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Conquered ground

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This story is part of an occasional series of articles from the Prague Wanderer, a webzine created by New York University students in Prague. Learn more about the Prague Wanderer here.

With shaggy ear-length hair peeking out from under backwards hats, some shirtless, some red-faced and panting, skateboarders focus on their gravity-defying antics.

In front of them, the giant red arm of the Prague Metronome juts into the air above Letna Park, but the skateboarders don’t glance up. Kissing couples and tourists holding guide books move around the spot for a comfortable place to sit or for the best look at the expansive view of the Vltava River and Old Town Square, ignoring the sculpture towering over them.

“Everyone comes to Stalin Square,” said Cliff Karlsson, an 18 year-old skateboarder visiting from Sweden for a week.

In 1991, the metronome, over 75 feet high, replaced the neglected concrete pedestal where a General Josef Stalin monument once loomed over the city.

For Karlson, the former communist-themed square is simply a skateboarding mecca. They have come in order to firm their skills on the clearing’s smooth granite tiles.

A group of teenage girls huddle on the edge of the skate area, talking amongst themselves. Each balances on a skateboard or holds one on a hip and under one arm.

“The boys come here every day, so we try to come when we can,” said Maria Miceva, 18.

The metronome’s red arm points at an angle into the sky. A twisted wire railing around it leans over, almost to the ground, and weeds grow over the crumbled cobble stone at its base. Chips of broken glass and empty beer bottles sprinkle the entire area.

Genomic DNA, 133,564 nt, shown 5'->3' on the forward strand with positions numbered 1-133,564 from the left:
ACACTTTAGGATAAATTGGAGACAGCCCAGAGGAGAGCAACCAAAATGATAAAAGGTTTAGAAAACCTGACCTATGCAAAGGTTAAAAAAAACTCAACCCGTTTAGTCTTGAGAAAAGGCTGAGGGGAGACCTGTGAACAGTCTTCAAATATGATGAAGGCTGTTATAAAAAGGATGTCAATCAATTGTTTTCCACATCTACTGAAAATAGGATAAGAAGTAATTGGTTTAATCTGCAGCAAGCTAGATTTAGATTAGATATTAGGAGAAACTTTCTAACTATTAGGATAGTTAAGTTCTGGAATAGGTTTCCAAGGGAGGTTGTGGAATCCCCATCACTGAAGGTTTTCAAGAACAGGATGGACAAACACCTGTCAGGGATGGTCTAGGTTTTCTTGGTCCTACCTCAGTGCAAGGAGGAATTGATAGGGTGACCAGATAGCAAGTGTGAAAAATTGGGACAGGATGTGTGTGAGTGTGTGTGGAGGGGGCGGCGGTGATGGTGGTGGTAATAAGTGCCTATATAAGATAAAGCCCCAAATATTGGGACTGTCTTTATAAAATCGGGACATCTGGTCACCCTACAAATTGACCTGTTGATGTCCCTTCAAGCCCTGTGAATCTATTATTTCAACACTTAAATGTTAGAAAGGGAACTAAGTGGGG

Tangled graffiti bubble letters and stenciled text crawl up the stairs leading up to the park and onto the metronome’s base, while messy free-handed paintings sneak onto the actual structure.

The cult of skateboarding has replaced a more odious form for forced worship.

The stone tribute to the murderous communist dictator was the largest statue in Europe until it was dynamited in 1962 amid the Soviet Kremlin’s admission that Stalin’s “cult of personality” was a strategic error.

Historians estimate that Stalin was responsible for the death of three to 9 million people in the former Soviet Union who were executed as political prisoners, sent to gulags, starved or forcibly resettled.

Radio Stalin, a pirate radio station, broadcast counter-cultural music and other art from bunkers under the foundations of the destroyed statue after Communism fell in 1989, and the site was later home to Pone of Prague’s first post-communists rock clubs.

In recent years plans for further commercial development of the site have fallen through. Instead, the city’s youth have claimed it as their own.

“We don’t care that it was here,” Miceva said of the Stalin statue, clutching her board. She feels the history of the place belongs more to the older generation. “We shouldn’t forget about what he has done, but him? His statue? We can forget about it if we want.”

Most of the skateboarders were barely born when Communism fell, and certainly none remember the Stalin monument. The young people see little reason to think about what some in the country tried to put behind them with the transition to democracy and capitalism.

Without looking up from video footage of tricks playing on his camera, Karlsson said, “It’s all about the skating.”

Roxanne Emadi is a third-year student at New York University studying journalism and Middle Eastern and Islamic Studies. She is from Seattle, Washington.

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